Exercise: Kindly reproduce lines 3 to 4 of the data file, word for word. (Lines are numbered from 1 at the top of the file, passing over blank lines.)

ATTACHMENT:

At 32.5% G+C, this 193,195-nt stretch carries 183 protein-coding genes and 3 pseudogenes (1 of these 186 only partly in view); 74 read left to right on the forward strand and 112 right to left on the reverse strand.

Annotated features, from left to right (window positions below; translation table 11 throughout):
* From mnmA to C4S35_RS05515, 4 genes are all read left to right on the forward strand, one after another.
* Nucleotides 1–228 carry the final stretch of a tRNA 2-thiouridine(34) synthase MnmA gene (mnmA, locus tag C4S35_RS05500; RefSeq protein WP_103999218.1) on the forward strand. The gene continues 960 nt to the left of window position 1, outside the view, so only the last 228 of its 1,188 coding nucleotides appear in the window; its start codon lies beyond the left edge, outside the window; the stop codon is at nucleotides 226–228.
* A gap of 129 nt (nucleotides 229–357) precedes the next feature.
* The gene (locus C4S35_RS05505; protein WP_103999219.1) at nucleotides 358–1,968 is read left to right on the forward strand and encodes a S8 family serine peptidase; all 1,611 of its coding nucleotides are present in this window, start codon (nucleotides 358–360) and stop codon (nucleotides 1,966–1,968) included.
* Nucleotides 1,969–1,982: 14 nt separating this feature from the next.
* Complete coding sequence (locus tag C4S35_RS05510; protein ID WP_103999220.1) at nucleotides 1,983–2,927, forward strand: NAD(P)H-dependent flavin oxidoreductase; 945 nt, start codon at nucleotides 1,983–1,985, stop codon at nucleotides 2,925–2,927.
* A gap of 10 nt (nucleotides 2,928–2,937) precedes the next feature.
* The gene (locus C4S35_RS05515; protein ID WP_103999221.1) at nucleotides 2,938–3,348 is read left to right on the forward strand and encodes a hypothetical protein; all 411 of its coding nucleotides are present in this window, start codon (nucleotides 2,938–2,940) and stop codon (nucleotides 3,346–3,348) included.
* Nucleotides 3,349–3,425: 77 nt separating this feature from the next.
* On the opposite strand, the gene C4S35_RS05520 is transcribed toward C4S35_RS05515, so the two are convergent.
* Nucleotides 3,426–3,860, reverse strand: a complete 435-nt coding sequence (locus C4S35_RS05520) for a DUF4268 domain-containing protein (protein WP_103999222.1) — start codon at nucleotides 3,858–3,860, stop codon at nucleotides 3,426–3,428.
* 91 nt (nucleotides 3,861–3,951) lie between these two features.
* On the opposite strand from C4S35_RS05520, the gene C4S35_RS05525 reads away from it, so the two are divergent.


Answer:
* From mnmA to C4S35_RS05515, 4 genes are all read left to right on the forward strand, one after another.
* Nucleotides 1–228 carry the final stretch of a tRNA 2-thiouridine(34) synthase MnmA gene (mnmA, locus tag C4S35_RS05500; RefSeq protein WP_103999218.1) on the forward strand. The gene continues 960 nt to the left of window position 1, outside the view, so only the last 228 of its 1,188 coding nucleotides appear in the window; its start codon lies beyond the left edge, outside the window; the stop codon is at nucleotides 226–228.